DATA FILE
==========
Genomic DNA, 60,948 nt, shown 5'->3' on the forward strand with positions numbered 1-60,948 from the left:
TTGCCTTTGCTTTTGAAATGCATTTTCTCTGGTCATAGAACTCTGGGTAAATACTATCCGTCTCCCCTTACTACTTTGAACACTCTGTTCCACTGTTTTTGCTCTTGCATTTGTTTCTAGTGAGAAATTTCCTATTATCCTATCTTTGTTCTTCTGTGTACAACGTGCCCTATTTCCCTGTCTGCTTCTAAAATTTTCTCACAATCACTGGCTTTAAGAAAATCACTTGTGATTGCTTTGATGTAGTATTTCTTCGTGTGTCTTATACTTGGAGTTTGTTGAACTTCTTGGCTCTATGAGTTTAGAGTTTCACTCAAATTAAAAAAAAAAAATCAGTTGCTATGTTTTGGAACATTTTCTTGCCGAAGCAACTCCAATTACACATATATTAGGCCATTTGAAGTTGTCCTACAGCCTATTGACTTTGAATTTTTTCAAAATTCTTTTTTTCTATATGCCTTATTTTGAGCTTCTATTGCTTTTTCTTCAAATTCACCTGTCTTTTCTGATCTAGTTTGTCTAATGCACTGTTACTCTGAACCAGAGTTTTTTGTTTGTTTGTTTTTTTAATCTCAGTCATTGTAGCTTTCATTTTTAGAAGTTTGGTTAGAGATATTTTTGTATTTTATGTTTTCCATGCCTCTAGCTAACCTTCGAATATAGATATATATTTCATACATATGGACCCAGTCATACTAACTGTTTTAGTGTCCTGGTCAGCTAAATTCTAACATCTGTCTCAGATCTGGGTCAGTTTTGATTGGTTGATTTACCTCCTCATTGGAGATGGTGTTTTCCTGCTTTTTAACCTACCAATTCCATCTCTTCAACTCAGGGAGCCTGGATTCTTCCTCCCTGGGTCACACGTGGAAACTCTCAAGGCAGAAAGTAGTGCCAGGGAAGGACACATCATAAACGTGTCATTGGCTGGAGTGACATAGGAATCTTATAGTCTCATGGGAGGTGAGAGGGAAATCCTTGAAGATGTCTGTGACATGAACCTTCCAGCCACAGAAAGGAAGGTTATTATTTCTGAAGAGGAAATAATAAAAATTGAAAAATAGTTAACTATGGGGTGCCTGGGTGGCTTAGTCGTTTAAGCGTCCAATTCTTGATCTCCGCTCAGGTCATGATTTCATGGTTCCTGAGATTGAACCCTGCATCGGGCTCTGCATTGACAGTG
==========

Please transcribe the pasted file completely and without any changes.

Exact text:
Genomic DNA, 60,948 nt, shown 5'->3' on the forward strand with positions numbered 1-60,948 from the left:
TTGCCTTTGCTTTTGAAATGCATTTTCTCTGGTCATAGAACTCTGGGTAAATACTATCCGTCTCCCCTTACTACTTTGAACACTCTGTTCCACTGTTTTTGCTCTTGCATTTGTTTCTAGTGAGAAATTTCCTATTATCCTATCTTTGTTCTTCTGTGTACAACGTGCCCTATTTCCCTGTCTGCTTCTAAAATTTTCTCACAATCACTGGCTTTAAGAAAATCACTTGTGATTGCTTTGATGTAGTATTTCTTCGTGTGTCTTATACTTGGAGTTTGTTGAACTTCTTGGCTCTATGAGTTTAGAGTTTCACTCAAATTAAAAAAAAAAAATCAGTTGCTATGTTTTGGAACATTTTCTTGCCGAAGCAACTCCAATTACACATATATTAGGCCATTTGAAGTTGTCCTACAGCCTATTGACTTTGAATTTTTTCAAAATTCTTTTTTTCTATATGCCTTATTTTGAGCTTCTATTGCTTTTTCTTCAAATTCACCTGTCTTTTCTGATCTAGTTTGTCTAATGCACTGTTACTCTGAACCAGAGTTTTTTGTTTGTTTGTTTTTTTAATCTCAGTCATTGTAGCTTTCATTTTTAGAAGTTTGGTTAGAGATATTTTTGTATTTTATGTTTTCCATGCCTCTAGCTAACCTTCGAATATAGATATATATTTCATACATATGGACCCAGTCATACTAACTGTTTTAGTGTCCTGGTCAGCTAAATTCTAACATCTGTCTCAGATCTGGGTCAGTTTTGATTGGTTGATTTACCTCCTCATTGGAGATGGTGTTTTCCTGCTTTTTAACCTACCAATTCCATCTCTTCAACTCAGGGAGCCTGGATTCTTCCTCCCTGGGTCACACGTGGAAACTCTCAAGGCAGAAAGTAGTGCCAGGGAAGGACACATCATAAACGTGTCATTGGCTGGAGTGACATAGGAATCTTATAGTCTCATGGGAGGTGAGAGGGAAATCCTTGAAGATGTCTGTGACATGAACCTTCCAGCCACAGAAAGGAAGGTTATTATTTCTGAAGAGGAAATAATAAAAATTGAAAAATAGTTAACTATGGGGTGCCTGGGTGGCTTAGTCGTTTAAGCGTCCAATTCTTGATCTCCGCTCAGGTCATGATTTCATGGTTCCTGAGATTGAACCCTGCATCGGGCTCTGCATTGACAGTG